Booksellers often use a cascading system of wholesaler selection when they figure out the daily order of books they need from distributors. First, they send the whole order to the top name - up to now this has usually been Ingram - which fills all the orders it can. Those books not available from the top guy are sent to a second, more specialized wholesaler - say, Book People, Baker and Taylor, or (in the West) Koen Pacific or (in the Bay Area ) L-S. Titles not available there go to a third and fourth dealer, etc., until the whole order is filled.

Since the Barnes & Noble purchase of Ingram, however, many independent booksellers have removed Ingram from the top of the cascading system and placed it at the bottom. They have encouraged local and specialized wholesalers to beef up their inventory; they have increased direct sales with publishers and publisher-distributors such as Publishers Group West; and they are assessing anew the many systems (inventory control, website database) that Ingram has so carefully embedded in the independent's daily life.

Perhaps most sensitive, and alarming, is the confidential portfolio that Ingram has built up on each independent it serves. "When an independent bookstore opens up an account," says a former publisher, "Ingram demands more credit information than most other wholesalers regarding annual sales, square footage, financing and a host of other goodies.

"This is all done in the spirit of establishing 'good credit.' Ingram also asks (at least from some stores) for updates on their annual sales so that it can reconfigure that account's 'open-to-buy.' Once Barnes & Noble gains access to Ingram's database, they will have all this supposedly confidential information at their fingertips, thus giving them a good picture of any particular independent's financial health. Kind of scary, isn't it? And even scarier to the bookstores."

What is perhaps scarier to consumers - nee readers - is that ANY new burden on independent bookstores could be lethal to our system of many different bookstores serving many different audiences through many different books. Independents are vital to this system yet they have borne the largest burden, having survived the first chain stores (B. Dalton, Walden) in the '70s, price clubs and general discounters (Costco, Walton, Target) in the '80s, superstore chains (Barnes & Noble, Borders) in the early '90s and Internet book suppliers ( in the late '90s.


To survive this new catastrophe in the midst of the most important selling season of the year (it's six weeks to Xmas), these bookstores need our business more than ever. Here's how you can turn this tragedy to an advantage: Pledge to buy NOTHING BUT BOOKS as gifts for the holiday season (a good thing to do throughout the year and during all holiday seasons, by the way); concentrate your shopping at one or two or a handful of independent bookstores and NEVER SET FOOT IN A BARNES & NOBLE OR BORDERS STORE AGAIN; seek out the best websites of independent bookstores and NEVER ORDER FROM AMAZON.COM AGAIN; when in doubt, BUY BIG GIFT CERTIFICATES right now at your local independent - this helps finance the store (cash flow is the hardest problem for any retailer right now).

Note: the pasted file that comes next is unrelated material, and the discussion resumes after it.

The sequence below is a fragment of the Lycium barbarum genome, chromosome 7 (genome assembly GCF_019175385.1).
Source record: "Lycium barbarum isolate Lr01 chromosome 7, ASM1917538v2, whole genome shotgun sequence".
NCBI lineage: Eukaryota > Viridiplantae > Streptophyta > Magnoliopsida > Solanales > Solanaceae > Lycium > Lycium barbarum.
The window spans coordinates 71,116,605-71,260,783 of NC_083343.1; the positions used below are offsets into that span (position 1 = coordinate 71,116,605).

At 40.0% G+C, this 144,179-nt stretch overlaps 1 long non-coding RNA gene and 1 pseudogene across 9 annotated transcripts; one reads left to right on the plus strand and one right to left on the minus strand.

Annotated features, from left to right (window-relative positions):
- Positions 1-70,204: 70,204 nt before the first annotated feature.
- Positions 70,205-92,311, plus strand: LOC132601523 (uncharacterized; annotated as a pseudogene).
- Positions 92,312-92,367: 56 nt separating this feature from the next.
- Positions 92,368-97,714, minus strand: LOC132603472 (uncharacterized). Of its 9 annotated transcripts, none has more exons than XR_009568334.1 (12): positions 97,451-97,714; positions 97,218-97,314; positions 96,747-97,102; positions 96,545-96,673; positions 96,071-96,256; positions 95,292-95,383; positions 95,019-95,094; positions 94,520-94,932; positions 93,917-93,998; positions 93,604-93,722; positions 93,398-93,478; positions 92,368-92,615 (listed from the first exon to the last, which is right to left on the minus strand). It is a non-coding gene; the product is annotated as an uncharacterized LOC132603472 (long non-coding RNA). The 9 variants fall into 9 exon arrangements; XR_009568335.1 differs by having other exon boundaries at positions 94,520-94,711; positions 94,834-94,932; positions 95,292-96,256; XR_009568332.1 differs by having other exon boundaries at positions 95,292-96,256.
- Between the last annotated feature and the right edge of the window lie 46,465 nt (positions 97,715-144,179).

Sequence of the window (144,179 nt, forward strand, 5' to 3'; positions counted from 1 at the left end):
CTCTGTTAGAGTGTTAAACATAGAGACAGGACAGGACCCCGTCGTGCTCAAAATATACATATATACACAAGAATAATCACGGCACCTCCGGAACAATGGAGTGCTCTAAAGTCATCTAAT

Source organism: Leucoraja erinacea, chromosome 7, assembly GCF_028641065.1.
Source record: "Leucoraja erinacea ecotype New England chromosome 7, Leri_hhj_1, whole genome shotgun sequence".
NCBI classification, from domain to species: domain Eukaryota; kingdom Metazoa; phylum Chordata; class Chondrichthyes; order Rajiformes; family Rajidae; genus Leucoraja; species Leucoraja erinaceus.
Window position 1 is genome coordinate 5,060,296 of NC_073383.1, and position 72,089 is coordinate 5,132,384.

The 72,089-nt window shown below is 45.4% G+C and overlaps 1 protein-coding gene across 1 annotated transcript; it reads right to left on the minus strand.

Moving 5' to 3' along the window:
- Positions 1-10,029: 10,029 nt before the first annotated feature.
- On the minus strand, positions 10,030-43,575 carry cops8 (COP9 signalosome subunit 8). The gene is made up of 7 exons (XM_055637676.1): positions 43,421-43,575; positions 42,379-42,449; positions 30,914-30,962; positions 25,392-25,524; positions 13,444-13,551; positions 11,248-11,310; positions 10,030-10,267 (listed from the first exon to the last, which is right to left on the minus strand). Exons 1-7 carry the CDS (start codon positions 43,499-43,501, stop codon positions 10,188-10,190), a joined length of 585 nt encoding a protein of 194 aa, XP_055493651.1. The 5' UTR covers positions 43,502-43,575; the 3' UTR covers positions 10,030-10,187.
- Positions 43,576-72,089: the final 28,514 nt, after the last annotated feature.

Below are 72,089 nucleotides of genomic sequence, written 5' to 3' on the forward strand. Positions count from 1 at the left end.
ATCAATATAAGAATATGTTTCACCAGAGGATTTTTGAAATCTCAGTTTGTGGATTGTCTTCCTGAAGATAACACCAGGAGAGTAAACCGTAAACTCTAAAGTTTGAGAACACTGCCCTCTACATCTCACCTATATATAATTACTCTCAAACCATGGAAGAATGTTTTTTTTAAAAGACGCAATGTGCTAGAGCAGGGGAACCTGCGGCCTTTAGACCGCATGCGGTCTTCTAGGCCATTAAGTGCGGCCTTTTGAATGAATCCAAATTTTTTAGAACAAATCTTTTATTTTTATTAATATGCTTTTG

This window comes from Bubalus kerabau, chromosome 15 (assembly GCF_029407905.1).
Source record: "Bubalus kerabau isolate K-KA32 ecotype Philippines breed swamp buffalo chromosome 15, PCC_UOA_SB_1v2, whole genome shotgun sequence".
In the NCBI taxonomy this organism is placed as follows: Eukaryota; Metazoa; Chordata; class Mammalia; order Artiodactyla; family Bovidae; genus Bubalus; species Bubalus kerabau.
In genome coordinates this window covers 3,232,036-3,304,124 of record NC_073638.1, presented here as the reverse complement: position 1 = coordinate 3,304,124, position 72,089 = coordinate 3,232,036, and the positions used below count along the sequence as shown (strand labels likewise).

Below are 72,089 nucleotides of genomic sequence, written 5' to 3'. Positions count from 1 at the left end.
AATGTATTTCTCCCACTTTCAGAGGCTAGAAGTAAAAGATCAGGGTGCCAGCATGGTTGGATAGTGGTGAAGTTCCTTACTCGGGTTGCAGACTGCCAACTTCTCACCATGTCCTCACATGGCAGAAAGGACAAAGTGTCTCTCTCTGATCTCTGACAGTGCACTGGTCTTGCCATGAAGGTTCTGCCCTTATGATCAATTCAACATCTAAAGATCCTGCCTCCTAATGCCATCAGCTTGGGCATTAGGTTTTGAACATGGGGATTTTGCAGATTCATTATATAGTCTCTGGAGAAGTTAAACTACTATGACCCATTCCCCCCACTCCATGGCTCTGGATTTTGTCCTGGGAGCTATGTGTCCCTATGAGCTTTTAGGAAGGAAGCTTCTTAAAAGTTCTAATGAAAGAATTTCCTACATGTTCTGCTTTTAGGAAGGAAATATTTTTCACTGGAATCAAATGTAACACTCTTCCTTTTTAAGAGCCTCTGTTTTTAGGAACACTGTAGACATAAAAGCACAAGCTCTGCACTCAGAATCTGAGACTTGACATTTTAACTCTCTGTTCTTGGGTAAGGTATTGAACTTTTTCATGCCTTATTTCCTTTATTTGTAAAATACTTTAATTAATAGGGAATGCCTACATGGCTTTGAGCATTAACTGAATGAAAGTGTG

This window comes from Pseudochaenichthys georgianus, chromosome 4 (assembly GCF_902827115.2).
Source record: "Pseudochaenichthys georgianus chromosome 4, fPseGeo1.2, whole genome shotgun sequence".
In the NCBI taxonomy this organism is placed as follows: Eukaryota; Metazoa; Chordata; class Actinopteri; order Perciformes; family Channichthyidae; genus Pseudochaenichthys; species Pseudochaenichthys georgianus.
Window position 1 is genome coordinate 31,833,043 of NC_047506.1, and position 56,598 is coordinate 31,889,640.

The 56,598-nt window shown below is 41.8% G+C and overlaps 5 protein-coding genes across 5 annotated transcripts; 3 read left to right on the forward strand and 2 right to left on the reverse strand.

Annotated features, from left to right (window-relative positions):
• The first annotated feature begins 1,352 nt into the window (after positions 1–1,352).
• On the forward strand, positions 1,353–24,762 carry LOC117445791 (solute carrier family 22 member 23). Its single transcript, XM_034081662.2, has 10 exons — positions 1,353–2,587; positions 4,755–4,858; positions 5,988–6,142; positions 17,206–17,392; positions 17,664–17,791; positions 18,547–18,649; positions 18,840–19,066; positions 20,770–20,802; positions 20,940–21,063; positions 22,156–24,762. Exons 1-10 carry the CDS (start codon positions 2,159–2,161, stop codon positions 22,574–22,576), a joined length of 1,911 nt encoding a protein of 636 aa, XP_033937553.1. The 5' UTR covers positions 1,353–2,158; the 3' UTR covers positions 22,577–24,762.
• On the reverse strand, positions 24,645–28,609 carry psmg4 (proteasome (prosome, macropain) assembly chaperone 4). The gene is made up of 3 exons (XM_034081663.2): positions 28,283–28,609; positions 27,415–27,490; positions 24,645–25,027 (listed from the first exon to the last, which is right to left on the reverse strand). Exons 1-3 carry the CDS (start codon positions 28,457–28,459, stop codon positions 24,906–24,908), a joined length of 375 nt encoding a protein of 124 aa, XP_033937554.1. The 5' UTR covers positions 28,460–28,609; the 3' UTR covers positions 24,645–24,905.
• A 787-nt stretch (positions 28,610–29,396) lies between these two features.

If all this urgency and stockpiling and catastrophe-talk sounds a bit overheated, remember the scene described in this column last week when Borders appeared at a Planning Commission meeting for a permit to locate across the street from the independent bookstore, Solar Light. The fact that the Planning Commission voted against Borders does not detract from the warlike presence of the chain store that day (and other days, it seemed clear, at other Planning Commission meetings throughout the country).

Here was the Borders spokesperson, the Borders architect, the Borders community relations manager, the Borders events coordinator, the Borders representative from the downtown store, the Borders representative from the mall store and a Borders clerk or two all testifying that Borders was the best thing for consumers since soda pop (and you know how toxic that stuff can be). In terms of paid representatives, Solar Light was represented by its owner and one clerk.

The Borders testimony was larded with the kind of baloney Steve Riggio likes to use when he says the Ingram deal is "great news for book lovers everywhere." Well, let's rip that lid right off the playing field, to mix metaphors for a moment. What he really means is it's "great news" for the Riggios, a horrible loss to book lovers everywhere, a death knell for many independents and a huge blow to the development of an informed citizentry that makes our democracy work.

"This is a war," writes one bookseller, referring specifically to Barnes & Nobles' purchase of Ingram, "and every book sold a bullet. Every sale by Barnes & Noble is a bullet at us, and every book sold by an independent is a bullet at Barnes & Noble." And that's just the opening salvo.